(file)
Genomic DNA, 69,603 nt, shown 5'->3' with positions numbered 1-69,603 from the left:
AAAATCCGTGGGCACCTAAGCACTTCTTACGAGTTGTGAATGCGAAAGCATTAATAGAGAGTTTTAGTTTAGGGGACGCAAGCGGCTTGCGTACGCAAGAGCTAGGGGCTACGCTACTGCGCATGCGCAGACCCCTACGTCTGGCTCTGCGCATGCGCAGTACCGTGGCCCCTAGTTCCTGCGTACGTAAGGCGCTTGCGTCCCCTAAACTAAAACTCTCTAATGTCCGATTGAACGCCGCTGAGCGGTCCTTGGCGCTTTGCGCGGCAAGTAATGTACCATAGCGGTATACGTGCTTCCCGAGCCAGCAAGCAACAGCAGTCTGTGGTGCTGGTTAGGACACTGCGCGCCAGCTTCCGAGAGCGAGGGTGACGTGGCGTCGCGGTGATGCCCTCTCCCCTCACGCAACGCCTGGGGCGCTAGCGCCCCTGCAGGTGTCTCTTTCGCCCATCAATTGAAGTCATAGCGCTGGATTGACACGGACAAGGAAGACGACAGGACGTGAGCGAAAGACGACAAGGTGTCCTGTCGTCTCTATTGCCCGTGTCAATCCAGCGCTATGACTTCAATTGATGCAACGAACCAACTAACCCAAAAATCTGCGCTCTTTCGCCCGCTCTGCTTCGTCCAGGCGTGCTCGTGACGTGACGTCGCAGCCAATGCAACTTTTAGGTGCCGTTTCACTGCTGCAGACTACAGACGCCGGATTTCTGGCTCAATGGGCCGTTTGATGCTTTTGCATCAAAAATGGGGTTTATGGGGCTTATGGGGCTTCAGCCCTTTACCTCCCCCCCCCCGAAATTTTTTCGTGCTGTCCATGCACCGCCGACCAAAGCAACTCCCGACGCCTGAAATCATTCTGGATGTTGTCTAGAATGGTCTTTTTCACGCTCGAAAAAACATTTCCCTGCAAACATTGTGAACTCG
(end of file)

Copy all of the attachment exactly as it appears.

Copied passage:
Genomic DNA, 69,603 nt, shown 5'->3' with positions numbered 1-69,603 from the left:
AAAATCCGTGGGCACCTAAGCACTTCTTACGAGTTGTGAATGCGAAAGCATTAATAGAGAGTTTTAGTTTAGGGGACGCAAGCGGCTTGCGTACGCAAGAGCTAGGGGCTACGCTACTGCGCATGCGCAGACCCCTACGTCTGGCTCTGCGCATGCGCAGTACCGTGGCCCCTAGTTCCTGCGTACGTAAGGCGCTTGCGTCCCCTAAACTAAAACTCTCTAATGTCCGATTGAACGCCGCTGAGCGGTCCTTGGCGCTTTGCGCGGCAAGTAATGTACCATAGCGGTATACGTGCTTCCCGAGCCAGCAAGCAACAGCAGTCTGTGGTGCTGGTTAGGACACTGCGCGCCAGCTTCCGAGAGCGAGGGTGACGTGGCGTCGCGGTGATGCCCTCTCCCCTCACGCAACGCCTGGGGCGCTAGCGCCCCTGCAGGTGTCTCTTTCGCCCATCAATTGAAGTCATAGCGCTGGATTGACACGGACAAGGAAGACGACAGGACGTGAGCGAAAGACGACAAGGTGTCCTGTCGTCTCTATTGCCCGTGTCAATCCAGCGCTATGACTTCAATTGATGCAACGAACCAACTAACCCAAAAATCTGCGCTCTTTCGCCCGCTCTGCTTCGTCCAGGCGTGCTCGTGACGTGACGTCGCAGCCAATGCAACTTTTAGGTGCCGTTTCACTGCTGCAGACTACAGACGCCGGATTTCTGGCTCAATGGGCCGTTTGATGCTTTTGCATCAAAAATGGGGTTTATGGGGCTTATGGGGCTTCAGCCCTTTACCTCCCCCCCCCCGAAATTTTTTCGTGCTGTCCATGCACCGCCGACCAAAGCAACTCCCGACGCCTGAAATCATTCTGGATGTTGTCTAGAATGGTCTTTTTCACGCTCGAAAAAACATTTCCCTGCAAACATTGTGAACTCG